Steinmetz's 'Desert Air' offers a bird’s view of deserts

 

McClatchy Newspapers

‘Tis the time of year for coffee table books and, for the adventuresome, there is nothing better than “Desert Air.”

World-class photographer George Steinmetz who worked for National Geographic and GEO Magazine has published a number of his finest photographs in a book that is only just big enough to hold their subjects.

He was fascinated with the hyper-arid regions — “areas that get less than four inches of annual precipitation.” Seated in a motorized paraglider, he glided over deserts and cities taking photographs. They become a record of time and place.

Gliding over the ruins of the city of Masada, in Israel, you see the dry desolation of the land around it. It was here that a group of Jews held out against the Romans who ended up building a ramp to attack the cliff-top city only to find the inhabitants had committed suicide.

In Chinguetti, Mauritania, a UNESCO Heritage site, the Saharan sands are slowly burying the city, started in the 12th century and known for its libraries and mosques. From the air it looks like a half-excavated archaeological dig.

Bounding across salt flats in Bolivia, vicuna cast huge shadows resembling animals from French cave paintings dating back to the Ice Age.

Nothing was simple. “Going on such trips would require a lot of sacrifices, such as long absences from my wife, who has a career of her own, and our young family,” says Steinmetz. “The proposal writing and field planning for each trip took many weeks of effort. ... And once I got in the field, the journey itself was even more grueling. In pursuit of these images, I went through five motors, four paragliders, and nine pairs of hiking shoes.”

He was also injured. One of his paragliders hit a tree in China giving him a wound that took seventeen stitches. Among rough landing was into the Pacific Ocean. Walking across a lava lake, he plunged through the crust. His boots filled with “scalding acidic water up to my knees.”

In Iran, the team ran afoul of international tensions. Wildlife tested his patience in Arizona’s Sonoran desert when his camera strobe lights scared the sheep but gave him a priceless photo of a female mountain lion at the edge of a stream.

In the introduction, he writes that he discovered the deserts weren’t just dried sand and arid land. “I quickly learned that these ‘barren wastelands’ are actually extremely fragile ecosystems undergoing rapid change.”

He says that while climate change was part of it, most changes came from the hand of man. “Desert Air” covers deserts, lava lakes, the icy mountains of the Andes and the oases of the Sahara. It took fifteen years to complete and visits to thirty countries. It’s a beautiful book worth looking at for a long time.

---------------------------- “Desert Air” by George Steinmetz; Abrams, New York ($60)

Email: twells@mcclatchydc.com Twitter: @TishWells1

Read more World Wires stories from the Miami Herald

  •  
FILE - This is a Wednesday, Sept. 7, 1994.  file photo of  Irish Prime Minister Albert Reynolds, right, as he  stands with U.S. Vice President Al Gore at Shannon Airport, Ireland. Authorities Thursday Aug 21, 2014, said that  Albert Reynolds, the straight-talking Irish prime minister who played a key role in delivering peace to Northern Ireland, has died after a long battle with Alzheimerís disease. He was 81.  Reynolds, a renowned deal-maker who made millions operating rural dance halls and a pet food company, led two feud-prone coalition governments from 1992 to 1994.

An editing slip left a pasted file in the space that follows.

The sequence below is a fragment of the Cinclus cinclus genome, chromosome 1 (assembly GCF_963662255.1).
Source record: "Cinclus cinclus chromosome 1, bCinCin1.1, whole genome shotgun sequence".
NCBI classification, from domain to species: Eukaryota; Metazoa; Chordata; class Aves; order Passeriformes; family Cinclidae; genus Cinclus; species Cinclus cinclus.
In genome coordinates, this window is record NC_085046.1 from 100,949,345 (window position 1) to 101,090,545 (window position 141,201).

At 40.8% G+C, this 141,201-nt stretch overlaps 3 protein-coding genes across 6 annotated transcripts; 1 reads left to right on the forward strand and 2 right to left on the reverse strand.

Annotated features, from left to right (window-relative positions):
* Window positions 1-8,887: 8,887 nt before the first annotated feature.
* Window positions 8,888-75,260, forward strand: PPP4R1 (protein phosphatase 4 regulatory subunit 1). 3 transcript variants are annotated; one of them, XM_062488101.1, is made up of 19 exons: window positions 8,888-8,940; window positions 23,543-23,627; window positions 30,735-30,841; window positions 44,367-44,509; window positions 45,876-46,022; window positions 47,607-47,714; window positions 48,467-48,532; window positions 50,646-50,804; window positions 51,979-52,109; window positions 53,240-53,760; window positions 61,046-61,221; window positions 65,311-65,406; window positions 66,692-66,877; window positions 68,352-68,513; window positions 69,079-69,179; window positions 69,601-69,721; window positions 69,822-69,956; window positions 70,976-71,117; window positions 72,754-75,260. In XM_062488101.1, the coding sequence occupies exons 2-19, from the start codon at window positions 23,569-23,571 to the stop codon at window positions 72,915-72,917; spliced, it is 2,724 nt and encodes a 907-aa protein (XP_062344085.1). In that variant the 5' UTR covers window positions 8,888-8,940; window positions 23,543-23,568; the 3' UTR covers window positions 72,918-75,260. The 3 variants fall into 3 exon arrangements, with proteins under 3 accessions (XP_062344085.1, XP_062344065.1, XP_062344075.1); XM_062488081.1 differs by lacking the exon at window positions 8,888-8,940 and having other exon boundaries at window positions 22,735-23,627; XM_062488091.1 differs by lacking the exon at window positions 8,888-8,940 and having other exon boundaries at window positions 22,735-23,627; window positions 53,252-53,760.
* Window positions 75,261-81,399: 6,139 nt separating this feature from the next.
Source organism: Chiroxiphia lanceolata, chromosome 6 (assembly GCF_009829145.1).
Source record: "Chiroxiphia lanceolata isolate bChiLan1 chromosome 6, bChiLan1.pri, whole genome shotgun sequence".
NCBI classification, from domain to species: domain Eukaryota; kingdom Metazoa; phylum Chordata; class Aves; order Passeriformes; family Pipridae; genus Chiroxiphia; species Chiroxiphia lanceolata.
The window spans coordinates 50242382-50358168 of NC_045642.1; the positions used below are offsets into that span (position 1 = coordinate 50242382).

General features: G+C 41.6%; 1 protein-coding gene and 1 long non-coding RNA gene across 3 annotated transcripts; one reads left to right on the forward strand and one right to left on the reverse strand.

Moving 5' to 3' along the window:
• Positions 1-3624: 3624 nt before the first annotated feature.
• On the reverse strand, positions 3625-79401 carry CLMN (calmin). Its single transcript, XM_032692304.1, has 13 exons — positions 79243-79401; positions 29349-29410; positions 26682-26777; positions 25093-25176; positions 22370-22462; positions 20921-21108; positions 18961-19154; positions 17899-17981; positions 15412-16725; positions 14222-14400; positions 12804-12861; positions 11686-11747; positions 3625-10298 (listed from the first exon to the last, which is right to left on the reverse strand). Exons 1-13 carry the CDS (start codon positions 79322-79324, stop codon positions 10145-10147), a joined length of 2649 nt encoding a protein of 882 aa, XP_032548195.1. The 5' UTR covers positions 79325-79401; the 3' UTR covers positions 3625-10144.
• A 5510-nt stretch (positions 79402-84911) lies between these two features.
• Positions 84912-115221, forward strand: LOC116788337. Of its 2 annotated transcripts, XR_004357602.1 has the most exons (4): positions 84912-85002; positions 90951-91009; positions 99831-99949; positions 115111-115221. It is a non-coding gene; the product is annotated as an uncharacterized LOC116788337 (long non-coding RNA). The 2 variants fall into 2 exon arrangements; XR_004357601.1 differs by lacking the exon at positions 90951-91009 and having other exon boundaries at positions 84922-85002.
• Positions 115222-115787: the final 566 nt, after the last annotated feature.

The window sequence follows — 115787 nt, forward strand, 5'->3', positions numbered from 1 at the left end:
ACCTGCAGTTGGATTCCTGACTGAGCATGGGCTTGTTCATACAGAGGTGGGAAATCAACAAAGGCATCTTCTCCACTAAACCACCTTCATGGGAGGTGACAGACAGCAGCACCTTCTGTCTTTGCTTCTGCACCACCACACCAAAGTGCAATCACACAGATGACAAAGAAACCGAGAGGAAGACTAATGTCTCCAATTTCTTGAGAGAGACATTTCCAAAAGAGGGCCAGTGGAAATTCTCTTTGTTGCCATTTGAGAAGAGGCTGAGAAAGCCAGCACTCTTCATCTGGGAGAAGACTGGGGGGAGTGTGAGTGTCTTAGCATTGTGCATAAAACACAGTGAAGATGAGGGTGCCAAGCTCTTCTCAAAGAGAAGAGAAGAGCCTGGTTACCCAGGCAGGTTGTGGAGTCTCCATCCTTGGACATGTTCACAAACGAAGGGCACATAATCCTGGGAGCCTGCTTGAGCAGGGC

Irish peacemaker, ex-premier Reynolds dies at 81

    Albert Reynolds, the straight-talking Irish prime minister who played a key role in delivering peace to Northern Ireland, has died after a long battle with Alzheimer's disease. He was 81.

  • Group: Justice elusive year after Syria gas attack

    One year after the deadly chemical attack on rebel-held areas outside Damascus, the victims and their families have yet to see those behind the mass killings held responsible, a human rights group said Thursday.

  • Indonesian police fire tear gas at poll protesters

    Indonesian police fired tear gas Thursday to disperse protesters trying to get close to a court set to rule on a challenge to the legality of last month's elections.

Miami Herald

Join the
Discussion

The Miami Herald is pleased to provide this opportunity to share information, experiences and observations about what's in the news. Some of the comments may be reprinted elsewhere on the site or in the newspaper. We encourage lively, open debate on the issues of the day, and ask that you refrain from profanity, hate speech, personal comments and remarks that are off point. Thank you for taking the time to offer your thoughts.

The Miami Herald uses Facebook's commenting system. You need to log in with a Facebook account in order to comment. If you have questions about commenting with your Facebook account, click here.

Have a news tip? You can send it anonymously. Click here to send us your tip - or - consider joining the Public Insight Network and become a source for The Miami Herald and el Nuevo Herald.

Hide Comments

This affects comments on all stories.

Cancel OK

  • Marketplace

Today's Circulars

  • Quick Job Search

Enter Keyword(s) Enter City Select a State Select a Category